Candidates Chess: Vishy Anand spilts point with Anish Giri to stay in hunt; crucial 2nd half begins later today - Firstpost
Firstpost

Candidates Chess: Vishy Anand spilts point with Anish Giri to stay in hunt; crucial 2nd half begins later today


By Sagar Shah, ChessBase India

Moscow: It was a job well done by Vishy Anand at the seventh round of the World Chess Candidates Championships 2016 as he drew Anish Giri, with the black pieces in 31 moves. Anand consolidated his scintillating victory in sixth round with this solid draw.

Vishy Anand ponders over his move as Peter Svidler looks on. Amruta Mokal

Vishy Anand ponders over his move as Peter Svidler looks on. Amruta Mokal

Born in 1994, Dutch Grandmaster Anish Giri is the youngest participant in this event. Born to a Nepalese father and a Russian mother, Anish spent the first eight years of his childhood in Russia. The next six were spent in Japan. Ever since he became a Grandmaster at the age of 14 years and 7 months, he has been staying in the Netherlands. Giri is famed for his meticulous opening preparation and showcases the highest level of objectivity while playing his games. That is the reason why majority of his games end in draws at such elite events.

Anand’s game began with the same four moves in the opening as those against Levon Aronian. But then Anish Giri deviated with 5.Qc2 in the hope of surprising Vishy. However, he was in for a counter-surprise as Anand had studied the resulting position in great depth at home and came up with a completely novel plan.

Anand and Anish (right) are good friends. In fact the latter had helped the Indian in his preparation for the World Championship Match in 2010. Amruta Mokal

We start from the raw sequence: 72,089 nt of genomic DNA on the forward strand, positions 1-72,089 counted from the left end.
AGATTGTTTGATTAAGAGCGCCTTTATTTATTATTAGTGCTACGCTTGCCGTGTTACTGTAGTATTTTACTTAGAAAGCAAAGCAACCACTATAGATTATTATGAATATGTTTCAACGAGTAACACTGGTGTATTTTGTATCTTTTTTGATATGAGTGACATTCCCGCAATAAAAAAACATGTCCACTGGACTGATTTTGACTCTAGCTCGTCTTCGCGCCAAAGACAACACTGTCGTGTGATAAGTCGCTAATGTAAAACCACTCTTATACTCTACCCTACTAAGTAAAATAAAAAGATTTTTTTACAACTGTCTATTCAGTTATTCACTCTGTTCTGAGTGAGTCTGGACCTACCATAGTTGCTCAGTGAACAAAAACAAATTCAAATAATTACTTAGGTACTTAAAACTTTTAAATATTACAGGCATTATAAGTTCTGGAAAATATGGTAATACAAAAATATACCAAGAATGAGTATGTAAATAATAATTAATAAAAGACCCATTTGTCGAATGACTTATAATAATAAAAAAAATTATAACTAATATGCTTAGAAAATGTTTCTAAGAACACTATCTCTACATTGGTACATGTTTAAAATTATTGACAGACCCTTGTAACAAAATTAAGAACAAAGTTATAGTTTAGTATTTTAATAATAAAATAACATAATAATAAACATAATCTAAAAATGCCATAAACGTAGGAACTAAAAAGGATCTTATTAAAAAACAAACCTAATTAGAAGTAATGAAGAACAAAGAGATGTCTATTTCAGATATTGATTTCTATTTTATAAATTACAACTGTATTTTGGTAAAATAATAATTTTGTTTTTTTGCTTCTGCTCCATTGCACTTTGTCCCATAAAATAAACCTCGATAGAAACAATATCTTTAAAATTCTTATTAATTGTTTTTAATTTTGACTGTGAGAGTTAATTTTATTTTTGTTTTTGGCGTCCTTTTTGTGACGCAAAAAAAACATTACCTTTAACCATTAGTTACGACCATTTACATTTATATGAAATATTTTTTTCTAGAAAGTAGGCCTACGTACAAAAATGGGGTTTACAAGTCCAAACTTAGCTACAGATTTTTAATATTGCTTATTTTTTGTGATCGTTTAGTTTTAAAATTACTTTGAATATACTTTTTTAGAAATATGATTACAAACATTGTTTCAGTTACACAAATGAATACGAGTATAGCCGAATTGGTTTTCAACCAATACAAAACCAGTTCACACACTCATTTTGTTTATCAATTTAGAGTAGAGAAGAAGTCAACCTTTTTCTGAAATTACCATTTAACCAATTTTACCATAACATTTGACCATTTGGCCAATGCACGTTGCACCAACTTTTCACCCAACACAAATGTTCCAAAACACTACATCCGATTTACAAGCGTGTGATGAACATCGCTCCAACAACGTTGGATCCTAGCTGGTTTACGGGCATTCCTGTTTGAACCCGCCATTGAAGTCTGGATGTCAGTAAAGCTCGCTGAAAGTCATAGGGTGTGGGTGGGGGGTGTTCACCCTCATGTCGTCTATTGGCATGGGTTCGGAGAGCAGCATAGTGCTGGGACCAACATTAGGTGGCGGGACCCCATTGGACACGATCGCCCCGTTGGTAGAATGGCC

Anand and Anish (right) are good friends. In fact the latter had helped the Indian in his preparation for the World Championship Match in 2010. Amruta Mokal

The onus was on Anish, whether he wanted to risk entering the most critical line of play or just play it safe, exchange the pieces and make a quick draw. The Dutch GM chose the latter. His explanation was simple, “I don’t mind to fight this position with Vishy, which in itself is a big challenge. But to fight Vishy + a strong machine is not part of my plan!” The witty 22-year-old was referring to Anand’s home preparation which had been done with the help of a chess engine.

After the game Anand said, “I tried this new idea with 11…Re8, and things can get highly unpleasant if you potter around. Given the fact that my last black game against him was quite unsuccessful, I was happy today.”

(Play the entire game with analysis by the author on a Javascript enabled replayable chess board.)

In the other results of the day, the leaders Levon Aronian and Sergey Karjakin drew their game. Peter Svidler couldn’t break through the defences of Fabiano Caruana. In the only decisive game Hikaru Nakamura scored his first win of the tournament against Veselin Topalov. With 4.0/7 Anand is now in the joint second position. This is how the standings look after seven rounds:

  1. Sergey Karjakin            4.5/7
  2. Levon Aronian              4.5/7
  3. Viswanathan Anand    4.0/7
  4. Anish Giri                       3.5/7
  5. Fabiano Caruana          3.5/7
  6. Peter Svidler                 3.0/7
  7. Hikaru Nakamura         3.0/7
  8. Veselin Topalov            2.0/7

The crucial second cycle of the tournament begins later today (Sunday, 5.30 IST). The same players who played each other in the first round will face-off in the eighth round but with colours reversed. For example: Anand was white against Topalov in the first round. He will now have the black pieces in the eighth. At this point we can say that the Indian champion’s chances of winning the tournament are very much alive. Beating the tail-ender Veselin Topalov would be the perfect start to the second half of the event.

First Published On : Mar 20, 2016 14:49 IST

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